Dustin Ackley is the Seattle Mariners’ second baseman of the future, but he doesn’t need to look far if he wants to see who might step in if he falters.
Kyle Seager – Ackley’s teammate for three years at the University of North Carolina – also was drafted by the Mariners in 2009.
Ackley was the second player chosen in the entire draft, and Seager was picked in the third round, 82nd overall. But Seager – who is also a second baseman – can claim something that Ackley cannot: a 32-game hitting streak, and a .342 batting average in his first full professional season.
Now keep in mind that Ackley is playing for Triple-A Tacoma, while Seager has been playing for Advanced Single-A High Desert. There is no question that Ackley is more advanced right now.
But Seager is having a great season, and he deserves some notice.
“He’s a scrappy, hard-working gamer,” said Mariners minor league hitting coordinator Phil Plantier. “He doesn’t throw any at-bats away – he does a great job, as a first-year player, of going up and having professional at-bats every day.”
Seager had a 32-game hitting streak snapped Wednesday. During the streak he hit at a .428 clip, with five home runs and 26 runs batted in.
Plantier was not surprised that Seager was able to run off such a long streak.
“It doesn’t surprise me at all because he’s a grinder,” Plantier said. “He doesn’t throw at-bats away – he competes every pitch, from the first pitch of the day to the last pitch of the night.”
Entering Saturday’s game, Seager was batting .342 with nine home runs and 49 RBI with a .415 on-base percentage. A left-handed batter, Seager is hitting a robust .368 against left-handed pitchers.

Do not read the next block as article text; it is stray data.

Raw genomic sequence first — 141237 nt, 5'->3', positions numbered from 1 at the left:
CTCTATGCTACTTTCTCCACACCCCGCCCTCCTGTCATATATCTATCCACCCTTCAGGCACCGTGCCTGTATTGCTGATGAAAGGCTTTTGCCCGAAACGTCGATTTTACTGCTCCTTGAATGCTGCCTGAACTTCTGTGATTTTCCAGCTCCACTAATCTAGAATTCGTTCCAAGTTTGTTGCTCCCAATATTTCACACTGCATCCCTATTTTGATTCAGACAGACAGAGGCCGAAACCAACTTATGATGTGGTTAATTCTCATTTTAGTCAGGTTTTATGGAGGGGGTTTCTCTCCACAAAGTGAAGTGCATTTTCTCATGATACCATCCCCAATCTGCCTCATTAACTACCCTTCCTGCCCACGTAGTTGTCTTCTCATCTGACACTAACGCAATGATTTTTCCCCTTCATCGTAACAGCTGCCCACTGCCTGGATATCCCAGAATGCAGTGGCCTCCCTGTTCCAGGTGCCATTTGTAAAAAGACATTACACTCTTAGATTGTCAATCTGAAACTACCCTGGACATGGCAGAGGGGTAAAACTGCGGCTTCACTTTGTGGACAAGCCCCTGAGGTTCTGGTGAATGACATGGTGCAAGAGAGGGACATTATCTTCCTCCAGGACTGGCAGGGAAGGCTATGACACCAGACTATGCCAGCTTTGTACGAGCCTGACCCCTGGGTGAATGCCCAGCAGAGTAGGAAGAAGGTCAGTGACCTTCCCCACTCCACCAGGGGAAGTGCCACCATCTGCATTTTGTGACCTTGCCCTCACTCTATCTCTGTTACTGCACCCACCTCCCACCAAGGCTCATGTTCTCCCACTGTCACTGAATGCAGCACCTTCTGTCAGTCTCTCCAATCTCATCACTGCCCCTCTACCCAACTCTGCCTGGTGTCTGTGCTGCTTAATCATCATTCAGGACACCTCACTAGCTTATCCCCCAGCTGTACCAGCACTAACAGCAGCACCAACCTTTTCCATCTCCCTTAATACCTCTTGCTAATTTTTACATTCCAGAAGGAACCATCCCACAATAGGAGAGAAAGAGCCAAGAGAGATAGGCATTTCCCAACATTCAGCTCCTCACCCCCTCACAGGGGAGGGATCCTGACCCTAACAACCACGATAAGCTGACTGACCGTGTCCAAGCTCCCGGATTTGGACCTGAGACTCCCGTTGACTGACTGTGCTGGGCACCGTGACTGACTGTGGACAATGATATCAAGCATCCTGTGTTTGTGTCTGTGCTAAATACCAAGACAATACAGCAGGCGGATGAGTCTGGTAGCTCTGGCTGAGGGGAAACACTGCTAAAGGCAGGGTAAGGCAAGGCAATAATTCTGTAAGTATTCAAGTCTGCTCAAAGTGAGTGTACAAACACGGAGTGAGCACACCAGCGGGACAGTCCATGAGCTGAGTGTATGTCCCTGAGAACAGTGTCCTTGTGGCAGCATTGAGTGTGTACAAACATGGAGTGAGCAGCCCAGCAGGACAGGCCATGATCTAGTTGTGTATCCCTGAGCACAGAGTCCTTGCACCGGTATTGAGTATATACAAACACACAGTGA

Defensively, Plantier said that Seager doesn’t have spectacular range, but he is excellent at turning the double play.
HIGH DESERT MANAGER LEAVING FOR TEXAS TECH
Manager changes in the middle of the minor league season are rare, but the Mariners were forced into one at High Desert.
Third-year skipper Jim Horner – a former Tacoma Rainiers catcher, and Washington State Cougars player – has resigned.
Horner is leaving the organization to become an assistant coach at Texas Tech University, where he will work under head coach Dan Spencer.
Spencer, who played at Oregon State, was once an assistant coach at Tacoma Community College and served as head coach at Green River CC before eventually landing at Texas Tech.
Horner told the Victorville (Calif.) Daily Press that he was making the change for family reasons. “I have four kids that are all under the age of 12, so I’m getting to the point in time when I just can’t take them out of school,” he told the paper. “They don’t get to do a lot of things that other kids get to do.”
Mariners minor league infield instructor Darrin Garner will manage the team for the remainder of the season.